NASA captures images of large asteroid set to fly by Earth

Story highlights

  • The asteroid is about the length of six NFL football fields
  • NASA: No, it won't hit us

(CNN)A large asteroid is whizzing by Earth this week, and NASA has the images to prove it.

The space rock, known by the very dull name of 2014 JO25, was expected to safely fly by Earth on Wednesday night, according to NASA.
Radar images obtained by NASA a day earlier show a peanut-shaped asteroid that rotates about once every five hours.
    "Although there is no possibility for the asteroid to collide with our planet, this will be a very close approach for an asteroid of this size," the space agency said in a statement.
    What size are we talking about?
    Measurements indicate the asteroid is about 2,000 feet (650 meters) in size. That's 670 yards (613 meters), or about the length of six NFL football fields.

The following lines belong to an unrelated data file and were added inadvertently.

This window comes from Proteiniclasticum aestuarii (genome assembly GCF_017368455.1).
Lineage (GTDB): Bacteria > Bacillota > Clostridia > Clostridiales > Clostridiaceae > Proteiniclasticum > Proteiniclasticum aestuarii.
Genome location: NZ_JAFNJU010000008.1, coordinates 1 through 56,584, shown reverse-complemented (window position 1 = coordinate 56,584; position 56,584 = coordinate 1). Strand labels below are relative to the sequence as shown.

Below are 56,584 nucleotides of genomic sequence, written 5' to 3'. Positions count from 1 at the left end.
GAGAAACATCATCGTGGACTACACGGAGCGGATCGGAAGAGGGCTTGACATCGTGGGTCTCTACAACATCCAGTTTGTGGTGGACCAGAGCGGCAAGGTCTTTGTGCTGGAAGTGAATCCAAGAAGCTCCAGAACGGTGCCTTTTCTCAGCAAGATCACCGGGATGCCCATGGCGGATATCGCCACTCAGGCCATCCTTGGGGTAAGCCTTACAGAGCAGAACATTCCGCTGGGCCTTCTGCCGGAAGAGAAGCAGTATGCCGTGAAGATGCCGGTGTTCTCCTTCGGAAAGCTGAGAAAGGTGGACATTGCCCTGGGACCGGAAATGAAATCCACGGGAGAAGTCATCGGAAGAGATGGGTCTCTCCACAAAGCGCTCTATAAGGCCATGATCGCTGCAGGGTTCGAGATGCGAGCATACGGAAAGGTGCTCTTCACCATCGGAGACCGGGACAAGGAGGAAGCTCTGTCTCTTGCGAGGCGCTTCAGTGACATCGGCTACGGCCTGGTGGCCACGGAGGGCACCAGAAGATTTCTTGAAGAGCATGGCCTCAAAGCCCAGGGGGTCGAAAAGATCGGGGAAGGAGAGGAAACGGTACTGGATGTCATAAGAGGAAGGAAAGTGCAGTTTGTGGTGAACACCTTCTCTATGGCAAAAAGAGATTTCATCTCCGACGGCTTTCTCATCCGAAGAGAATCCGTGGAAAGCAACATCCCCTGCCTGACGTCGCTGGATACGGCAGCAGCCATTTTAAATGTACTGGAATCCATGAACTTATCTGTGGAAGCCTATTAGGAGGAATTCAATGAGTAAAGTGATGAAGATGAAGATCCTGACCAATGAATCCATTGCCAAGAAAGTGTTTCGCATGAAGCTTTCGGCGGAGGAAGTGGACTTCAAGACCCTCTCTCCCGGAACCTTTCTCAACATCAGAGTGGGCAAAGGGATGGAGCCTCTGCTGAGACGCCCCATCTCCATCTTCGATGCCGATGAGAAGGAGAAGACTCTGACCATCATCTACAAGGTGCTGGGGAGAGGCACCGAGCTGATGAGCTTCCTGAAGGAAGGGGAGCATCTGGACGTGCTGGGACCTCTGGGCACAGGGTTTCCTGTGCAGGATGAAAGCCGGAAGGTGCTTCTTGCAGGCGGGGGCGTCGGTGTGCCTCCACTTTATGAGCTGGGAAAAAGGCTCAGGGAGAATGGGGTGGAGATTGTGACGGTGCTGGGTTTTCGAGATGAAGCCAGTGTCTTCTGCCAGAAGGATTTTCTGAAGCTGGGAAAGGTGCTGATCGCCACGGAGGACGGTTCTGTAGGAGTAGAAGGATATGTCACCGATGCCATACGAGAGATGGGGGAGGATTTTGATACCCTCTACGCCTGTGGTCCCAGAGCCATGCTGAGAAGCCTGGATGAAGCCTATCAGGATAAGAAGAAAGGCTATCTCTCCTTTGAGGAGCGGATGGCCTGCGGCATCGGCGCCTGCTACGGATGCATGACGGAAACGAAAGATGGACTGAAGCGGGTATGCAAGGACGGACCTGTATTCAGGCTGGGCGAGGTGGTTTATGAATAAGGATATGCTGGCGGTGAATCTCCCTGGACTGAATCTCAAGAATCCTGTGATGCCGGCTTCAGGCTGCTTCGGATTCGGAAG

And how close is "very close"?
    This rock will come about 1.1 million miles (1.8 million kilometers) from Earth, NASA says. That's about 4.6 times the distance from Earth to the moon. The moon, by the way, is about 239,000 miles (384,400 kilometers) from Earth.
    While several small asteroids pass within this distance of Earth a few times a week, this is the closest by any known asteroid of this size or bigger in 13 years -- since asteroid Toutatis in 2004.
    Can you see 2014 JO25? Well, maybe. This asteroid has a reflective surface and you might be able to see it with a telescope.
    "The asteroid will approach Earth from the direction of the sun and will become visible in the night sky after April 19," NASA said.
    If you don't have your own telescope, you can watch the asteroid online.
    Astronomers discovered 2014 J025 in ... you guessed it ... 2014. This will be its closest encounter with Earth for the last 400 years. NASA said telescopes around the world will be trained on it during the flyby to try to learn more about it.
      Additional radar observations Thursday and Friday will hopefully provide better images, NASA said.
      There was no word early Thursday on whether the space rock had whizzed past Earth.